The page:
If you’ve never been a seed saver, lockdowns and supply-chain shortages may have changed your mind. It’s been tough finding garden seedlings during these difficult times, and even tougher when your favourite varieties of seed have been unavailable. Play it safe by having your own secret stash of garden seeds safely stored in your cupboard, ready to take out as soon as you want to sow! Simply follow the basics below to get started on seed saving this summer.
Check the label!
Some seeds won’t grow plants just like their parent. This is because they may be a ‘hybrid’ (a specially bred plant). Check the original seed packet to see if the seeds you have sown are a hybrid variety, and if so, avoid saving seed from these plants.
Beans are well known for cross pollinating, so if you (or your neighbour) have grown two or more varieties between you, some of the seed produced on your plants may well be a cross between them. But that’s OK – you’ll have a new variety to grow next season – and it will be all your own, so you can even name it!
Seed can take a long time (up to several months) to form and ripen, especially on root vegetables such as carrots and parsnips. During this time the seeding plant takes up space in a garden you may want to use the space for another planting. The answer is to carefully dig the entire seeding plant (root and all) out of the garden, and heel it in a vacant spot where it won’t be in the way while you wait for the seed to develop.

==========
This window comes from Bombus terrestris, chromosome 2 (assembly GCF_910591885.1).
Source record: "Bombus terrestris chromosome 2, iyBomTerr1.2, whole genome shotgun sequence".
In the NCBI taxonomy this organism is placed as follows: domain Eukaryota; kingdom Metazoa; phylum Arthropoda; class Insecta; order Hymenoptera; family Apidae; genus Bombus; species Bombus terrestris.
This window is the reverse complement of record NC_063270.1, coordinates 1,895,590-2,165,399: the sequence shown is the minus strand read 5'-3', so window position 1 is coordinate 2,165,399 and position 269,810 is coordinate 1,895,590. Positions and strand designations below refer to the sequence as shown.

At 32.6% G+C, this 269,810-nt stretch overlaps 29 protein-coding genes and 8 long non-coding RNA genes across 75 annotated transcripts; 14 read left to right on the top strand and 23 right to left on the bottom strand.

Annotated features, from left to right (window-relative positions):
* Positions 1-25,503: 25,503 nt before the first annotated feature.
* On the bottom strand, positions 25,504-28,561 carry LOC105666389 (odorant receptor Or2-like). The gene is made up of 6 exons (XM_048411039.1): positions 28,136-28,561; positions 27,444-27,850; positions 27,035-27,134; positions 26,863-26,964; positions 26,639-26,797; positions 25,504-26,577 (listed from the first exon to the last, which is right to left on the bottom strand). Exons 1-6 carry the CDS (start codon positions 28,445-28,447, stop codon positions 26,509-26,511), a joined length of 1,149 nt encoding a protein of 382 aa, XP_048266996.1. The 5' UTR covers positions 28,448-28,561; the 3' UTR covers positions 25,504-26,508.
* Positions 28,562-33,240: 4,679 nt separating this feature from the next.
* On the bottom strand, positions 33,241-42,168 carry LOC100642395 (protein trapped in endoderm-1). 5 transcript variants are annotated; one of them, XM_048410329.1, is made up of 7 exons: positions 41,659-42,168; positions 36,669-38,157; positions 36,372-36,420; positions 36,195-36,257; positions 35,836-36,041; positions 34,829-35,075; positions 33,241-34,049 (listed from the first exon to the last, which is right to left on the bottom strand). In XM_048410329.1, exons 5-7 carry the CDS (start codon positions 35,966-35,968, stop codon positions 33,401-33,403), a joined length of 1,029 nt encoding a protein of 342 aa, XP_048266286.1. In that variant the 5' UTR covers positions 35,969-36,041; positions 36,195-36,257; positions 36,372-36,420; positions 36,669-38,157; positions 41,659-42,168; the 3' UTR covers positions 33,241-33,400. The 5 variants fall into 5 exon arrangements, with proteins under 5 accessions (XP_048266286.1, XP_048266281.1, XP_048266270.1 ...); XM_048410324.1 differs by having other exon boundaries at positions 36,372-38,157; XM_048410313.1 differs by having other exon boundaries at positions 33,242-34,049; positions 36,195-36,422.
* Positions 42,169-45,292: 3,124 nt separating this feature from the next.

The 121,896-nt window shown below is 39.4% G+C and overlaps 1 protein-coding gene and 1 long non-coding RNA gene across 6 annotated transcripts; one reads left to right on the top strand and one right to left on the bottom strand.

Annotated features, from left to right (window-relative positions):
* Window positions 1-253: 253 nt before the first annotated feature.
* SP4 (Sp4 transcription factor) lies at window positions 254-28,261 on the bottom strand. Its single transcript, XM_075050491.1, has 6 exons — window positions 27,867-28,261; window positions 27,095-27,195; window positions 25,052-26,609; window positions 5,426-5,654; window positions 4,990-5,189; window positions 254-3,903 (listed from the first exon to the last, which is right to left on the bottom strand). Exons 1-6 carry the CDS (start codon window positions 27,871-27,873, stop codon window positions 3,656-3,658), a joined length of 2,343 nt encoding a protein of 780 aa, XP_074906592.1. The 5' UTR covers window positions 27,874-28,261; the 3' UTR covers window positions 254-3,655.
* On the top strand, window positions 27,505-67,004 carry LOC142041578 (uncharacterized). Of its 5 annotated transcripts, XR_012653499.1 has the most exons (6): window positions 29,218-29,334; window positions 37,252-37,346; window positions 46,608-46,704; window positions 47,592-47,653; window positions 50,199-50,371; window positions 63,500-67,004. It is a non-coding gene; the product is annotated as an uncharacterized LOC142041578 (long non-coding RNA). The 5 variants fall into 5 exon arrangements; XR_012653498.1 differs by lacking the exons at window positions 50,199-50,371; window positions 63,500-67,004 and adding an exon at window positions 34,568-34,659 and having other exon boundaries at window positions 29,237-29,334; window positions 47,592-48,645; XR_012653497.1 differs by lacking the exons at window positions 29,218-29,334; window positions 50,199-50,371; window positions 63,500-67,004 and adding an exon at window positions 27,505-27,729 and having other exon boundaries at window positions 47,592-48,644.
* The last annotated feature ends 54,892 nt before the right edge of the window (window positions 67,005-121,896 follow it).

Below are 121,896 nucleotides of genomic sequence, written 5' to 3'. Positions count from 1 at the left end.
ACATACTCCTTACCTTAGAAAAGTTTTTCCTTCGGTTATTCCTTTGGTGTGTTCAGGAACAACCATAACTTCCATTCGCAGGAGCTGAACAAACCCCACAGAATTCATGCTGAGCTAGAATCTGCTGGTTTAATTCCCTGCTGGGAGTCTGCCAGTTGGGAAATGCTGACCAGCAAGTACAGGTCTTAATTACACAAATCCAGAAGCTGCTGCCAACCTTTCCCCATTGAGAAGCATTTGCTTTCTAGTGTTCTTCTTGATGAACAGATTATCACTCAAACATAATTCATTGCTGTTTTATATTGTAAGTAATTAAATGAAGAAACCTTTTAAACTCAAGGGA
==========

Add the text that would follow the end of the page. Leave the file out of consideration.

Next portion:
Ripe and ready
Seed is ready to collect when the seed head on the plant has changed from a fresh flower into tight fresh seeds or seed pods that then slowly turn brown and crisp in the sun. Once it reaches this stage, check on it daily so you collect it before it drops to the ground.
Collect seed on a dry, windless afternoon when any moisture has dried off the plant. Use a pair of secateurs to snip off the seed head or pods (do so gently so you don’t disturb the seeds and they fall to the ground before you have a chance to collect them). Take the seed head or pods inside, out of any wind.
Lay the seed heads or pods on a pale dish towel or pillow case so you can spot them easily as they fall. Open pods to remove seeds, and crumble seed heads between your fingers to prise off the seeds inside. Don’t be concerned if quite a lot of dross falls off. Blow on it gently and it will usually separate from the heavier seed which is left on your collection cloth.
Large seeds, such as beans and peas, don’t require cleaning. Smaller seeds, however, may still be surrounded by a sheath of plant material. To remove this, gather up the seed and place it in a fine wire sieve. Use your fingers to rub the seed against the mesh of the sieve, and in most cases, the dry sheath material will fall through, leaving behind the clean seed.
Prep and pack
Seeds store best if thoroughly dry. To get your seed (large or small) as dry as possible, place it in a clean, flat dish on a sunny window ledge for 2-3 days, stirring daily so all seed is exposed to the sun. Once thoroughly dry, use a funnel to help you pack the seed into clean, dry jars. Add a sachet of food-grade desiccant to the jar to absorb any moisture still present. Label the jar with name and date of the seed.
Seed saving is so satisfying, and it’s your insurance against lack of supply. You will gather far more seed than you need, so share it with friends!